It is somewhat late for this but here are my best (and some worst) books for 2020.
Best Literary novel
I find it hard to pinpoint just what I loved about this short novel by the Polish Nobel laureate. Please don’t be put off by the title, it’s not about the holocaust, or massacres, unless you think we humans’ treatment of animals is something like that. It is not a grand book, it has a small canvas – an out of the way hamlet in rural Poland. The novel does have one of my pet loves, that is, a tough older woman taking on the (small) world. It is ostensibly a murder mystery as Janina’s neighbours start turning up dead. Janina takes it into her own head to find out what’s going on, amidst the snow and harsh conditions. Yeah, I can’t explain why I loved it but I just did.
Honourable mentions to The Inheritance of Loss by Kiren Desai, Madeline Miller’s wonderful Circe, Wolfe Island, as below, and My Dark Vanessa by Kate Elizabeth Russell which is an interesting and brave take on complicity and abuse in a sexual relationship between a male teacher and female student.
Best Fantasy or speculative
A good year for this. I particularly enjoyed The Priory of the Orange Tree by Samantha Shannon as well as Skyward by Brandon Sanderson. I’ve never felt like reading his adult books but this children’s/YA one of a young aspiring female pilot, carrying the burden of her father’s cowardice in battle, and her talking ‘ship’, was well-written and absorbing.
I am an avid fan of Garth Nix and am currently rereading his ‘Abhorsen’ books (sigh, cry etc. etc.). His latest The Left-Handed Booksellers of London is a gem – set in the 80s, there is some great nostalgia for us who lived through it as young adults, plus the usual fantastic characters and dark plot.
This is my find for 2020 – tough, older women not taking it anymore. As well as Olga Tokarscuk, there’s Norwegian writer Vigdis Hjorth who turns her gimlet eye on siblings and inheritance in Will and Testament and guilt, solitude, selfishness and art in A House in Norway. US writer Ottessa Moshfegh adopts a similar delicious tone in Death in Her Hands. It’s not everyone’s cup of tea but I just love it.
A good book can be ruined by the wrong narrator/performer but the right one can bring so much out in a book I otherwise might not have read. Abbe Holmes’ southern drawl in Wolfe Island gave resonance to the protagonist, the wonderful dry, tough, Kitty Hawke, I loved it. The crisp British tones of Sophie Aldred makes her one of my favourite narrators and she didn’t disappoint in Skyward. I don’t know if I would have picked up the paper version of Bernadine Evaristo’s Girl, Woman, Other, but having it narrated to be by Anna-Maria Nabirye made it a pleasure. Jenny Agata couldn’t have been more perfect for Jessica Mitford’s Hons and Rebels.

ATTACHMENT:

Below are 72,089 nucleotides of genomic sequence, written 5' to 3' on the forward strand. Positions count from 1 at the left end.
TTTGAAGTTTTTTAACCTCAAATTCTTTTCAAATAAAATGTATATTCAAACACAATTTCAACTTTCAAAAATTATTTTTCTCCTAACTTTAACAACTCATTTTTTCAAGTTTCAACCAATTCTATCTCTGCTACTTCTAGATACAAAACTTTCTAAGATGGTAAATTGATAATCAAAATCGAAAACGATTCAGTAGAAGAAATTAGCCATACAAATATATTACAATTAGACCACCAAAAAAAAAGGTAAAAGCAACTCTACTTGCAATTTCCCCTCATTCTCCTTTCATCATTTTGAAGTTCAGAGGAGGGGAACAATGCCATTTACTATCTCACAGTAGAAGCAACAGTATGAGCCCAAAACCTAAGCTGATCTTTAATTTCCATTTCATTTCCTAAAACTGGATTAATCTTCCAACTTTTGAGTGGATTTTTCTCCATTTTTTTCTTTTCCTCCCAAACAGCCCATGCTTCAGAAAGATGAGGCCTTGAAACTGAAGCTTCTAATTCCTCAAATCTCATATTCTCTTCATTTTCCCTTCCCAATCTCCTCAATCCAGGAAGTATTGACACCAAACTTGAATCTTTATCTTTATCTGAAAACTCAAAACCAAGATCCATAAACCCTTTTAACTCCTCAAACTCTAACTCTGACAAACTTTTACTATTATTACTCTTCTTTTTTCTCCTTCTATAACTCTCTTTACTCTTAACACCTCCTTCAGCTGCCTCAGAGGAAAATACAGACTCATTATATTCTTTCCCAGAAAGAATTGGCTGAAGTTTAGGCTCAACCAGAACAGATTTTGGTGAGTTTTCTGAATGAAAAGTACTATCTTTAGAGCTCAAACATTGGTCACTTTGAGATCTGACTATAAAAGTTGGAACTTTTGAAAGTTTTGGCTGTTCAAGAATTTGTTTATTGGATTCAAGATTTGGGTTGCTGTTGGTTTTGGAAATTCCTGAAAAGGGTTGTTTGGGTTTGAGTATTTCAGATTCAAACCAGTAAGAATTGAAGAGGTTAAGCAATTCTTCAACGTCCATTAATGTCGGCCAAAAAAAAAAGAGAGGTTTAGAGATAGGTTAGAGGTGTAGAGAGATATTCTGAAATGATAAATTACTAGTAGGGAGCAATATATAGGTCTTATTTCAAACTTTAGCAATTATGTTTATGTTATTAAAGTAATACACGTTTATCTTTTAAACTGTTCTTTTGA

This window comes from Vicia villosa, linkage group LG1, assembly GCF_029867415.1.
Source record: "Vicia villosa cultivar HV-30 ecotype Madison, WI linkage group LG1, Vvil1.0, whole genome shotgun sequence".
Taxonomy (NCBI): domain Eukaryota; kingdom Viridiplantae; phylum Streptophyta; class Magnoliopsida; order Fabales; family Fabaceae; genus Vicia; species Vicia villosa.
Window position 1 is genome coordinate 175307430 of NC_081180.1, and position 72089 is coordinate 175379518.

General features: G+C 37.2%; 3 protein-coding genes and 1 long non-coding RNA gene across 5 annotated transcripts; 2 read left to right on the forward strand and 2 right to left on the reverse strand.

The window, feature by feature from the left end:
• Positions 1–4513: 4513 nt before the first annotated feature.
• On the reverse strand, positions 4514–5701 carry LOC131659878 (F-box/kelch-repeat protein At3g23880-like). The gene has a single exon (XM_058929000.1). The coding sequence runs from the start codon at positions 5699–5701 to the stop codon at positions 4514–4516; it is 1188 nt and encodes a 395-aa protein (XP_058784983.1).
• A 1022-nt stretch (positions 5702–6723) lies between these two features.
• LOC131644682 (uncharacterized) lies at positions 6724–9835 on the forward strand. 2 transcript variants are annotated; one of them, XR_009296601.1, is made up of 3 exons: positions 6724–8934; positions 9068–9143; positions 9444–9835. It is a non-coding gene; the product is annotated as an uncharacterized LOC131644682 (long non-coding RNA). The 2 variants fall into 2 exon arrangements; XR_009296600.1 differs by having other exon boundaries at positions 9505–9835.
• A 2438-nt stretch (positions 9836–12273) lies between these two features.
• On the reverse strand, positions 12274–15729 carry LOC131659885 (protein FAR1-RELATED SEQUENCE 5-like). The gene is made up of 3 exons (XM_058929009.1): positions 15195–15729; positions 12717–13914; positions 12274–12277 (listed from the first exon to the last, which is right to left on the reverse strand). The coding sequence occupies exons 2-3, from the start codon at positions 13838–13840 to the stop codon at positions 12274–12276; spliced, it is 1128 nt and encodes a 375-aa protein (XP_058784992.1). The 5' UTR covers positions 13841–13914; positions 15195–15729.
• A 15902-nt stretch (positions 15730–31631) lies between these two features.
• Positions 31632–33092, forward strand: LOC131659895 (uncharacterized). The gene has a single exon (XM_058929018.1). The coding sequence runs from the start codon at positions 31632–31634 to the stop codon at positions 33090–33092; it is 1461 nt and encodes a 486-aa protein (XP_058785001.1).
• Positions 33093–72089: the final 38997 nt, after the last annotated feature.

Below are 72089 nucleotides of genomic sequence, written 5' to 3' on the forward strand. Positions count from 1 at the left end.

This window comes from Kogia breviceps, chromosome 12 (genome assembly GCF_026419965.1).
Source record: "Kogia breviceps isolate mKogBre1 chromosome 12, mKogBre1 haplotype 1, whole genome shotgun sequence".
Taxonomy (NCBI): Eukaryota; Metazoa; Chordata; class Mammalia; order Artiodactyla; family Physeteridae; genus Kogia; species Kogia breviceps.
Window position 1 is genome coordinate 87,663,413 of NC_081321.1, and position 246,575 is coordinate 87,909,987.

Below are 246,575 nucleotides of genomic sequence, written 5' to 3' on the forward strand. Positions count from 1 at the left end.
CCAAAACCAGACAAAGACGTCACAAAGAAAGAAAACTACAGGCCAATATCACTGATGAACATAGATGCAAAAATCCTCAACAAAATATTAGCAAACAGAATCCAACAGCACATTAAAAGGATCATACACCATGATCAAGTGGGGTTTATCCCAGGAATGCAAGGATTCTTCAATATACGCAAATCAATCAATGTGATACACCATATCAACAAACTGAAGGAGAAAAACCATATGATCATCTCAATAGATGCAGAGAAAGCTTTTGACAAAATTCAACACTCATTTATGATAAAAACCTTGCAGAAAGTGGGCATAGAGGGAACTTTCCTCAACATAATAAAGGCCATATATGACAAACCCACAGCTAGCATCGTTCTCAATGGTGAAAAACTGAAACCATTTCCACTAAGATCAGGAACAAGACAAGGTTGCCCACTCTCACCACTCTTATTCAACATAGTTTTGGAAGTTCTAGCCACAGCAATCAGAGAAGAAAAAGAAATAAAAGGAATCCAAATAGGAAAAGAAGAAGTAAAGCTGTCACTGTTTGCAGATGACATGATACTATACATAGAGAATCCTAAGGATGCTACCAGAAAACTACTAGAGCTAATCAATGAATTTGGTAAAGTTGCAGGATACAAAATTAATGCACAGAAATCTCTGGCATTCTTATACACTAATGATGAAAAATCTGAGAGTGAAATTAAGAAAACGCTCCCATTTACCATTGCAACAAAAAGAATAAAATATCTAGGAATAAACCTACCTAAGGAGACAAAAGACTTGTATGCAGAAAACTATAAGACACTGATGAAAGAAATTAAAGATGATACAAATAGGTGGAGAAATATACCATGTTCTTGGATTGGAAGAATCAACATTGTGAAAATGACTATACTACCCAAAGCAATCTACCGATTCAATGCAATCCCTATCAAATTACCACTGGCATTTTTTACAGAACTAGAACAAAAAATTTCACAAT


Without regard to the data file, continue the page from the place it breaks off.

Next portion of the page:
The Shadow King by Maaza Mengiste
I guess you can’t get more hyped than being short-listed for the Booker prize (besides winning it). The Shadow King certainly garnered a lot of accolades with reveiwers often viewing it as affirmation of women as the author references in an afterword, her great-grandmother who fought against the invasion of Ethiopia by the Italian fascists. However, if the novel is supposed to be ‘an exploration of female power, it’s a depressing portrayal. Rather than being about the rewards of rebellion, the competency of women fighting alongside men, it is more about the ‘fog of war’, its ugliness, the viciousness of fascism, and who suffers the most – the poor, the third world, the women. We see women (and the protagonist, Hirut, in particular) used, abused, raped, taken for granted and dismissed.
I found the novel to be so overwritten, so consciously oblique, that for much of its length I had a hard time working out what was actually happening. For its popularity, I can only conclude that many people have read into this book what they want it to say. Its elusiveness and opacity allow for this.
Most objectionable book
I didn’t like the treatment of women in this. It’s a long dry, cerebral work. No one seems to care what happens to Yasuko, the main female character who is in fear of her ex-husband, or about her fourteen-year-old daughter. We are supposed to care about the fate of Yasuko’s next-door neighbour (male) who helps her out. As long as the detective (male) and his mathematics professor sidekick (male) resolve the fiendishly clever ‘problem’, that’s all that matters. For crime to be satisfying, it’s not just about puzzle-solving, it’s about justice, and I don’t mean merely in the legal sense.
Guilty comfort reads
I loved Sujata Massey’s recent crime novels set in 1920s India – The Widows of Malabar Hill and The Satapur Moonstone so I sought out her backlist of crime novels of 1980s Japan. Rei Shamura is half-Japanese half-American and trying to start up a business as an antiques consultant in Tokyo. Although they are light crime investigations with an edge of romance, Massey is more serious about exploring aspects of Japanese life and culture from an outsider’s perspective (Rei is never allowed to forget she’s not a proper Japanese). They are a lot of fun and cover aspects such as Buddhism, the history of kimono, flowering arranging etc.
Best Australian books
Wolfe Island and Heather Rose’s Bruny. It might be far-fetched in places, but she goes right in there with her take on corruption and politics in the Apple Isle, and a prodigal daughter with secrets of her own – a lot of fun.
Not a great year for this but I enjoyed, admired and respected Dorothy L Sayers’ Nine Tailors. On a lesser plane, but nevertheless enjoyable was Lucy Atkins’ Oxford-set Magpie Lane. Anthony Horowitz’s Moonflowers Murders was devilishly clever with a full crime novel contained within the crime novel. I take my hat off to him.